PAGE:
Superoxide Dismutases and the Oxidative Burst in Human Blood Polymorphonuclear Leukocytes

  • Martine Torres
  • Jacques Hakim
  • R. E. Basford
Part of the Advances in Experimental Medicine and Biology book series (AEMB, volume 141)


Both cyanide (CN)-sensitive and CN-resistant superoxide dismutases (SOD) have been identified in human polymorphonuclear leukocytes (PMN), and located in the cytosol and granules of these cells 1–4. These enzymes catalyse the dismutation of superoxide anion (\( {{O}^{-}}_{{\dot{2}}} \)) to hydrogen peroxide (H2O2), and are thus thought to be protective in PMN against the highly reactive \( {{O}^{-}}_{{\dot{2}}} \), as they are in other tissues and cells of aerobic organisms2,4–6 However, the functional activity of PMN, i.e. their microbial killing activity, depends largely on the ability of PMN to generate \( {{O}^{-}}_{{\dot{2}}} \) during their stimulated oxidative burst7(OB).Moreover, the OB of the PMN not only kills the ingested bacteria, but is also a suicidal event for the PMN, suggesting that the SOD might lose their activity during the OB. On the other hand it is well known that SOD activity inhibits O2-uptake, NAD(P)H oxidation, and \( {{O}^{-}}_{{\dot{2}}} \) formation by isolated subcellular fractions from PMN8–10.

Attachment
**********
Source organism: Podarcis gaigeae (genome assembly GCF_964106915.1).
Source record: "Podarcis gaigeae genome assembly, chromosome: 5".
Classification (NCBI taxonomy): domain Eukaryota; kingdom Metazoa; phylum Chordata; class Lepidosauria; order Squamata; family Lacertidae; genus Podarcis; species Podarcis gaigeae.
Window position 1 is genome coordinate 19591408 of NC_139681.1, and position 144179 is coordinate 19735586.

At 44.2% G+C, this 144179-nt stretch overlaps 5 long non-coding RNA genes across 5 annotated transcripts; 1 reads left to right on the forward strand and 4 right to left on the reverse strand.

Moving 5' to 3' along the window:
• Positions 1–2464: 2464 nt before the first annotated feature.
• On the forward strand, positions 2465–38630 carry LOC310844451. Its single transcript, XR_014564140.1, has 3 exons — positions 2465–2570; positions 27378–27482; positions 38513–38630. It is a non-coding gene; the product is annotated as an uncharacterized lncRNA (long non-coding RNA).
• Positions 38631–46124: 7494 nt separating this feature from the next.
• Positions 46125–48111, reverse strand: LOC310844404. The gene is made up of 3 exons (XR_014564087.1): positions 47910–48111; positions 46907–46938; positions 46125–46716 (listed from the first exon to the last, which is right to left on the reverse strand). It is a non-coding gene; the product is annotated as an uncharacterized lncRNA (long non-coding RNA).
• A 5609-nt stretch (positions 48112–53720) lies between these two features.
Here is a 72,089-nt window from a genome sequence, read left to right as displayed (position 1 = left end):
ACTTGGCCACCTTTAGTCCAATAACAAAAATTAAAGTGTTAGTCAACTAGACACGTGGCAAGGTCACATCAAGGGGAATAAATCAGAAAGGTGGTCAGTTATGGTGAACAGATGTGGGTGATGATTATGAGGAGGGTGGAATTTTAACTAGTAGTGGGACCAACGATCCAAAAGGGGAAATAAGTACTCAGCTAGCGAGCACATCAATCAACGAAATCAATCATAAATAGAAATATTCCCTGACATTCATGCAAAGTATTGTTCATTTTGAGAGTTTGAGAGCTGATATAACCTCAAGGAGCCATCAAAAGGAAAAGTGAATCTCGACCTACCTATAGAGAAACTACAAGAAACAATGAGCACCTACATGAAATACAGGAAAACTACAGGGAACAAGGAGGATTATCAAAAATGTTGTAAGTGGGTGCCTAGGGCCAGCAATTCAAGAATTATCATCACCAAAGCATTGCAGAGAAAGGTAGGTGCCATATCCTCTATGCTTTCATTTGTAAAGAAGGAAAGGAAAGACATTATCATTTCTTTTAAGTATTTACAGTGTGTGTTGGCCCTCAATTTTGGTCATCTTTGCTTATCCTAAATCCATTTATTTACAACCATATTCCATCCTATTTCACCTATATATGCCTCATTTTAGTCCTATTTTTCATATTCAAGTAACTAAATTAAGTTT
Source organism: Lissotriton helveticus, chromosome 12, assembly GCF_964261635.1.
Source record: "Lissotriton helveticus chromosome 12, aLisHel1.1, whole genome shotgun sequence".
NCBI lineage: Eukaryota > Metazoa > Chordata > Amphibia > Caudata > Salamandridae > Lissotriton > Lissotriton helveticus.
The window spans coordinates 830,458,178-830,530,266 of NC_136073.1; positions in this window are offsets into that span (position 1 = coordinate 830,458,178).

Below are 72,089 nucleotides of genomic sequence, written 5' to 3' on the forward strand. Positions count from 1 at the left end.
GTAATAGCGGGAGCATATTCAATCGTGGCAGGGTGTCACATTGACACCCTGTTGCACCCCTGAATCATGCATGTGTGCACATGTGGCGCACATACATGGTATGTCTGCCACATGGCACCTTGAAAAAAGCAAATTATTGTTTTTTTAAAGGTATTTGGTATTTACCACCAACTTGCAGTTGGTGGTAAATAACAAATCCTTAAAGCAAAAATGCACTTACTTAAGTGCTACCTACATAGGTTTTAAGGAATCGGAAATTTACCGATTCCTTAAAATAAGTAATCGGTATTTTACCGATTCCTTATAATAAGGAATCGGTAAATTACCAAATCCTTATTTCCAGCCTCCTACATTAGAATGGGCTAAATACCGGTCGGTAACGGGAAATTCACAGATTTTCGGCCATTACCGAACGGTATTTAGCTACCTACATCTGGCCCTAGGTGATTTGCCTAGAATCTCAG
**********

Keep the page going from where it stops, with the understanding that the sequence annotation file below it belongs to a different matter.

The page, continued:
Oxidative Burst7 Subcellular Fraction Chronic Granulomatous Disease NADH Oxidation NADPH Oxidation 


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Copyright information

© Plenum Press, New York 1982

Authors and Affiliations

  • Martine Torres
    • 1
  • Jacques Hakim
    • 1
  • R. E. Basford
  1. 1.Laboratoire d’Immunologie et d’Hématologie — CHU Xavier BichatUniversité Paris VIIParis Cedex 18France

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